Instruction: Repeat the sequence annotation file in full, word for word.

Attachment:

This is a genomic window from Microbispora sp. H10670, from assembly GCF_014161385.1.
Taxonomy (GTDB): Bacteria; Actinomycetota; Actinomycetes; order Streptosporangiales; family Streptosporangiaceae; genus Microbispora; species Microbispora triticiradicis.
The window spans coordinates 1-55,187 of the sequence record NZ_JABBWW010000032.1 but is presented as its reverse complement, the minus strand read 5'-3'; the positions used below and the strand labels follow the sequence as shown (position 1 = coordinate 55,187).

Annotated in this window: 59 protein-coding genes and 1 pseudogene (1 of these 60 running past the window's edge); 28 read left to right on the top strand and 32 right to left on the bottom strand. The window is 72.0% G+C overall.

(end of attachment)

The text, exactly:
This is a genomic window from Microbispora sp. H10670, from assembly GCF_014161385.1.
Taxonomy (GTDB): Bacteria; Actinomycetota; Actinomycetes; order Streptosporangiales; family Streptosporangiaceae; genus Microbispora; species Microbispora triticiradicis.
The window spans coordinates 1-55,187 of the sequence record NZ_JABBWW010000032.1 but is presented as its reverse complement, the minus strand read 5'-3'; the positions used below and the strand labels follow the sequence as shown (position 1 = coordinate 55,187).

Annotated in this window: 59 protein-coding genes and 1 pseudogene (1 of these 60 running past the window's edge); 28 read left to right on the top strand and 32 right to left on the bottom strand. The window is 72.0% G+C overall.